The incorrect insertion of Implanon, a new contraceptive implant, may be the cause of nearly 600 unplanned pregnancies.
A BBC News’ article entitled Implanon: 600 pregnancies despite contraceptive implant suggests that this failure may be due to an incorrect insertion of the implant. A total of 584 cases of unwanted pregnancy have occurred among women using this method of birth control. However, the advice from the Spanish and British health authorities is that women should not panic about the safety and the accuracy of Implanon as a method of birth control provided it is properly placed.
What is Implanon?
This contraceptive implant is a hormonal method which releases its active substance into the bloodstream, achieving thus its contraceptive effect. This active ingredient exerts its contraceptive action in two ways:
- It prevents the release of an egg from the ovaries.
- Produces changes in the cervix that hinder the entry of sperm into the uterus.
It is a small plastic rod (2mm wide and 4mm long), which is inserted under the skin of a woman's arm the first day of her menstrual period. It can be used during a 3-5 years period. Since its insertion is subcutaneous, surgery is required. It consists of a very simple surgical procedure, but it should be performed by a healthcare professional. Although it is an extremely reliable method, no contraceptive method is totally accurate.
The British press has recently published an article showing an amount of nearly 600 unwanted pregnancies in women using this contraceptive method. Similarly, Channel 4 News has spoken about this as well as about the side effects that this method has been causing since its authorisation in 1999.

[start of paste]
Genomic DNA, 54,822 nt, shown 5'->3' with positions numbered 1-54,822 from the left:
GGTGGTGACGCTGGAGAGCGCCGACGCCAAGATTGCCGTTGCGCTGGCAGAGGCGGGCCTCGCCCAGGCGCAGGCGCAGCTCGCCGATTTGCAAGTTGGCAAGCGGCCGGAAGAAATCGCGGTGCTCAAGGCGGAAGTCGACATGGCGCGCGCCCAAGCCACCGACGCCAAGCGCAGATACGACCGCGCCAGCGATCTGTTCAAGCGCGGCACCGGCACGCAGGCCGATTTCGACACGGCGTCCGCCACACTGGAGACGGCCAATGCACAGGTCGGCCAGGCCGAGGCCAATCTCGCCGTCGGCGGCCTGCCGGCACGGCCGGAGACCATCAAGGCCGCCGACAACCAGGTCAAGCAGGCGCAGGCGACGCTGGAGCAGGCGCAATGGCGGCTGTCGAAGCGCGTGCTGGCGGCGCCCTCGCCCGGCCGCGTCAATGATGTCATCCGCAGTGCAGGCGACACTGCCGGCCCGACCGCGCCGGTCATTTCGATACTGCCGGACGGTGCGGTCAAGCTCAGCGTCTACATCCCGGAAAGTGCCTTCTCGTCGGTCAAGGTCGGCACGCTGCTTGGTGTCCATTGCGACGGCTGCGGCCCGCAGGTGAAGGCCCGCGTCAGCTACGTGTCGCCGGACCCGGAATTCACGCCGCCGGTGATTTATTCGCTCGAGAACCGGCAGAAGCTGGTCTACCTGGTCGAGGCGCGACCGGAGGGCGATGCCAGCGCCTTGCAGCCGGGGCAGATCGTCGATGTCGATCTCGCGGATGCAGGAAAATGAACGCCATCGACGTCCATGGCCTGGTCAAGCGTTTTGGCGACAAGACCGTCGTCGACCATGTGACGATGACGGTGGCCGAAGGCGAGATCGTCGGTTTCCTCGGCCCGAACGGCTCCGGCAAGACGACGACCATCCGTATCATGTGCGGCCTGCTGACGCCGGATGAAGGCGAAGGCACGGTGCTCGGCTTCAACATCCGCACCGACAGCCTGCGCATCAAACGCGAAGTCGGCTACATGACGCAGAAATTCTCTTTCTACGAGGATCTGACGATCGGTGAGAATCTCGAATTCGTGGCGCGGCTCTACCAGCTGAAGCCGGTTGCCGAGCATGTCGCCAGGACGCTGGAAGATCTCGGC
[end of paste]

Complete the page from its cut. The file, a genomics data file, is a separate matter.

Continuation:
As for Spain, this implant was first sold in 2000, although it is not very popular yet –less than 1% of childbearing age women use it.
The British Government has releassed a reassuring message, since a large number of women in the UK are using this method and most of them are satisfied with the results. Currently, 800,000 women in UK use Implanon and nearly 1.4 million have been using it since its authorisation. As a result, less than 1,000 women became pregnant despite using this method.
On the other hand, the Spanish Health Ministry has spoken out on behalf of this information, reporting its intention to review the subject at forthcoming meetings with the Pharmacovigilance Inspectors Working Group. Ezequiel Pérez, spokesman for the Fundación Española de Contracepción, a panel whose aim is the scientific training on contraception, has also stated that this method is endorsed by several scientific studies and its failure may be due to its misuse instead of the method itself.
Importance of correct placement
The implant maker is MSD and its commercial name is Implanon. In October 2010, it was replaced with a new version called Nexplanon, which consists of a device designed to be inserted more easily. In addition, it includes a system which helps finding its location on imaging tests.
Following this article, manufacturer MSD has stated that the implant is both effective and safe. They have also remarked the importance of its correct insertion in order to guarantee its protection against an unwanted pregnancy as well as the fact that "no contraceptive is 100% effective". In short, patients are recommended to go and get it seen in case there is any doubt.
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